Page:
A simple way to do this is to open a credit card and only use it for small purchases you can pay off quickly. This will establish your reliability and your credit card score will improve, albeit slowly. It can take between 3-6 months for a new credit score to improve and the longer you maintain a positive credit history, the higher your score will be.
Pay On Time Every Time
This is probably the most important tip in improving your credit score: pay your bills on time, all the time. Do whatever it takes to make sure you are paying your bills by or on the due date: set reminders on your phone or computer, talk to your bank to adjust your pay schedule to mirror your paycheck schedule, set up online payments.
Late payments can stay on your credit report for up to seven years! Do not let one late payment destroy all that work. Rather, be proactive! Reach out to your bank to see if they can forgive one late payment, especially if you have a strong history of paying on time.
While there are certainly other factors in establishing and maintaining a good credit score, this is the biggest and easiest thing you can do to keep your credit score steady and high.
Do Not Open New Accounts Rapidly
Especially if you are a new credit card holder or are just establishing a credit history, opening new accounts in quick succession can look risky to lenders. Additionally, all your accounts factor into your overall credit score and, because you have no history with new accounts, they will lower your score. Just because you have a balance on one credit card, opening a new one will not distract from or erase the old one. In fact, it will lower your score.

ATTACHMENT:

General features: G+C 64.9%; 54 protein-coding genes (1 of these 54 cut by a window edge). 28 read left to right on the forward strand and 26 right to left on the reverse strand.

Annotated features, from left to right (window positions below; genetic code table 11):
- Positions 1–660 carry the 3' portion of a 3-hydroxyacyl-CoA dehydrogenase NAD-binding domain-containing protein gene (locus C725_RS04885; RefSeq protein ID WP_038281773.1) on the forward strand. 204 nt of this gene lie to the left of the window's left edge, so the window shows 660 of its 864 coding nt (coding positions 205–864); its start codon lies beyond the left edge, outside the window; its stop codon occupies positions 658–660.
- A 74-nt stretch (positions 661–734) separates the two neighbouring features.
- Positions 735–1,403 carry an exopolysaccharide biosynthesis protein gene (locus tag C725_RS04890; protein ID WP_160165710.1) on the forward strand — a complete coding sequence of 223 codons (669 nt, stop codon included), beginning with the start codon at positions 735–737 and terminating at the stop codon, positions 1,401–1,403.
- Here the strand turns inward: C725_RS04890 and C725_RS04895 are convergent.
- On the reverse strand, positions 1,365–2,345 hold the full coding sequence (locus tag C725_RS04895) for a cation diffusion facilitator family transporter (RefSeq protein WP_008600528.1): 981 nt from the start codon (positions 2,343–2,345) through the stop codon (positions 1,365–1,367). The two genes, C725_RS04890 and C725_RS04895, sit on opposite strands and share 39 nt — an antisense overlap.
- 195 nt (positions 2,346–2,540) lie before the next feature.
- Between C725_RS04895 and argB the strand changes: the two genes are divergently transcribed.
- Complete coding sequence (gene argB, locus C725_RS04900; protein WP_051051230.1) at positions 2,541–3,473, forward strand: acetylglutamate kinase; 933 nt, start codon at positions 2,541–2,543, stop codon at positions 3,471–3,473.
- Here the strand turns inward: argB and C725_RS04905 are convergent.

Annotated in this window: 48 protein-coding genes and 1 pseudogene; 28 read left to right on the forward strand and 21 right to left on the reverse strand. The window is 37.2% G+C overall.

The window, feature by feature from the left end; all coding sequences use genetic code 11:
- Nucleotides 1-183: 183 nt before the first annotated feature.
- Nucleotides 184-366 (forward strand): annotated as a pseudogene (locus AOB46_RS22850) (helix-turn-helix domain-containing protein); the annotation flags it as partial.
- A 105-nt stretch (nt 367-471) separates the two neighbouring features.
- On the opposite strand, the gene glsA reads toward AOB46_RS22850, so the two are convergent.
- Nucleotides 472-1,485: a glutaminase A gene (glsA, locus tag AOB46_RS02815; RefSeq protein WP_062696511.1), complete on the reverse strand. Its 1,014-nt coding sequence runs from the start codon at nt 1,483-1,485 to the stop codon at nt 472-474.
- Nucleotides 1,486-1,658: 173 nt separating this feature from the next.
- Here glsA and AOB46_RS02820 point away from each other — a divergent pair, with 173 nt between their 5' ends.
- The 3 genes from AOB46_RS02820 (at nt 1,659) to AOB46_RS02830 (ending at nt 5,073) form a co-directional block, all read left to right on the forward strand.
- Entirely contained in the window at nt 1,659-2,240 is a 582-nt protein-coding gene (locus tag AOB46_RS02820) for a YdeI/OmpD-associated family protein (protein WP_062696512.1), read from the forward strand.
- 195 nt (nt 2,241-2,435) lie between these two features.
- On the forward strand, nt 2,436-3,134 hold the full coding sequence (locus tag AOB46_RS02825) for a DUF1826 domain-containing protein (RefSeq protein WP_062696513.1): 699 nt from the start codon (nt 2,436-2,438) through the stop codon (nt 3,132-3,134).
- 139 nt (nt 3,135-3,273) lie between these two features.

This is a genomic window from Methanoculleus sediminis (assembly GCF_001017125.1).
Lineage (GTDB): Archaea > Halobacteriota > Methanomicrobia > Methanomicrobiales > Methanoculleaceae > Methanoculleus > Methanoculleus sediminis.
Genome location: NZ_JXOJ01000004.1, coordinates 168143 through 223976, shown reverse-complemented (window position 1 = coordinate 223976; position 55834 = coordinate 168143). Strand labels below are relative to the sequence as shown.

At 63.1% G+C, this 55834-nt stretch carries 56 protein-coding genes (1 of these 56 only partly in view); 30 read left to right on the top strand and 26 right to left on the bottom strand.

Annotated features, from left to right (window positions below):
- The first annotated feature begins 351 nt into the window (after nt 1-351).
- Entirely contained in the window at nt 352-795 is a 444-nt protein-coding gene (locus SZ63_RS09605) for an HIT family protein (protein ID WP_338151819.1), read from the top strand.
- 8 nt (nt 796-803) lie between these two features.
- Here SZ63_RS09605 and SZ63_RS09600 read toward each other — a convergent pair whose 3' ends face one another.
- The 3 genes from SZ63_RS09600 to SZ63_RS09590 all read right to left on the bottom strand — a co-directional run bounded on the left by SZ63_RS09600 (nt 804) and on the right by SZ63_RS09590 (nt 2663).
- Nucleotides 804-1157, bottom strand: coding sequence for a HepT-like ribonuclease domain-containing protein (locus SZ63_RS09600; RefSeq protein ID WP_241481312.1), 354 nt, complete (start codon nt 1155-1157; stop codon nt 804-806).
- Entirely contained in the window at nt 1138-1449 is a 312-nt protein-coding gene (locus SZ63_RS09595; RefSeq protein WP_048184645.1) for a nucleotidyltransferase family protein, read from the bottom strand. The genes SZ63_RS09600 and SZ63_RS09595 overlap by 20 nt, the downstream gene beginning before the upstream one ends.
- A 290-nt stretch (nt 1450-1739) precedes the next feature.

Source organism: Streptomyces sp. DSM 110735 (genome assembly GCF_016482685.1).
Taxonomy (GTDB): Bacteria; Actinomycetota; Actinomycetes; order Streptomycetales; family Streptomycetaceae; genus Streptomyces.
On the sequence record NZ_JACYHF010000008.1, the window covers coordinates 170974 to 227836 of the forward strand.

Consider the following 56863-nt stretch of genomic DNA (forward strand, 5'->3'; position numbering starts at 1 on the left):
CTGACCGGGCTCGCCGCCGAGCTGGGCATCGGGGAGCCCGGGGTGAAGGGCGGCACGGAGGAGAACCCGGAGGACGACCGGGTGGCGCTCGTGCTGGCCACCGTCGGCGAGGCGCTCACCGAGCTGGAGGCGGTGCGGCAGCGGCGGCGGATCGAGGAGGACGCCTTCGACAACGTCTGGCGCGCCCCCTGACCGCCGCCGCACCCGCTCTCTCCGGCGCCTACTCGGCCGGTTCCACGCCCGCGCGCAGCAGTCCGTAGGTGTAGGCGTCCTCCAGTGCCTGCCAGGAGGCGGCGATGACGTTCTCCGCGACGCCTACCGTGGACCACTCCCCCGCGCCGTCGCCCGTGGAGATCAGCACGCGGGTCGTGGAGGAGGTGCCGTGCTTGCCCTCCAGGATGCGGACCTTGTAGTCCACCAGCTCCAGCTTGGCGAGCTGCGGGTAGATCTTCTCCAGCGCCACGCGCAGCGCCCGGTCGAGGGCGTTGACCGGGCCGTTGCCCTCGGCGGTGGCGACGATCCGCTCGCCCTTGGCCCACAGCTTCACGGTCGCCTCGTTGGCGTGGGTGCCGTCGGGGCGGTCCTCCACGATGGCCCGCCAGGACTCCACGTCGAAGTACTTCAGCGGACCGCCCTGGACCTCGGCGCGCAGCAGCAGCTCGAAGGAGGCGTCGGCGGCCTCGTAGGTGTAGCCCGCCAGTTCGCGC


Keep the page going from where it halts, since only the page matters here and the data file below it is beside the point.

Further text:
Watch Credit Card Balances
A credit card score is also partially determined by the percentage of money you spend each month as compared to your credit limit. Try to keep your monthly credit card balance at or below 30% of your credit card limit. One way to avoid a higher balance is to pay your credit card balance throughout the month instead of just once. Check with your credit card company to see if they will allow this.
Credit card score reporters also look at how many credit cards you have with balances. The fewer cards you have with balances, the better. Even if the balances are low, it is better to have just one credit card with a balance of $100 than two credit cards with balances of $50 each.
Avoid Credit Card Debt
If you can avoid credit card debt, do it! Pay your bills on time and pay off your debts as quickly as you can. Consider talking to a financial advisor or to the debt collector about your options. It may be possible to consolidate your debt or take out a loan with a lower interest rate to pay it off.
However, if you have paid off a debt, whether a car loan or account balance, keep that on your credit record! This shows exactly what lenders what to see - that you will pay off your loans successfully. Just because you have finished paying, do not try to get all evidence of your loan off your record. Having evidence you have paid off major loans can raise your credit score because it indicates responsibility and trustworthiness on your behalf.
Credit, credit card scores, and lines of credit can be pretty intimidating, but improving your credit score does not have to be difficult or time-consuming. Essentially, having a good credit score means you can manage your money well. Do not overspend, manage a few low-interest credit cards efficiently, pay your bills on time, and avoid debt when and where you can. Using these simple five tips, you will improve your credit card score (and amaze your friends and family with your financial knowledge)!
Even if you have had financial difficulties in the past, you can still raise your credit score! Eventually, all financial mishaps (bankruptcy, foreclosure, etc.) will be removed from your record. However, if you do not put in the work to start anew, your credit score will remain low even without those major hits bringing you down.
Do not settle for this. With the tips you received in this article as well as patience and determination, you can improve your credit card score. Start today!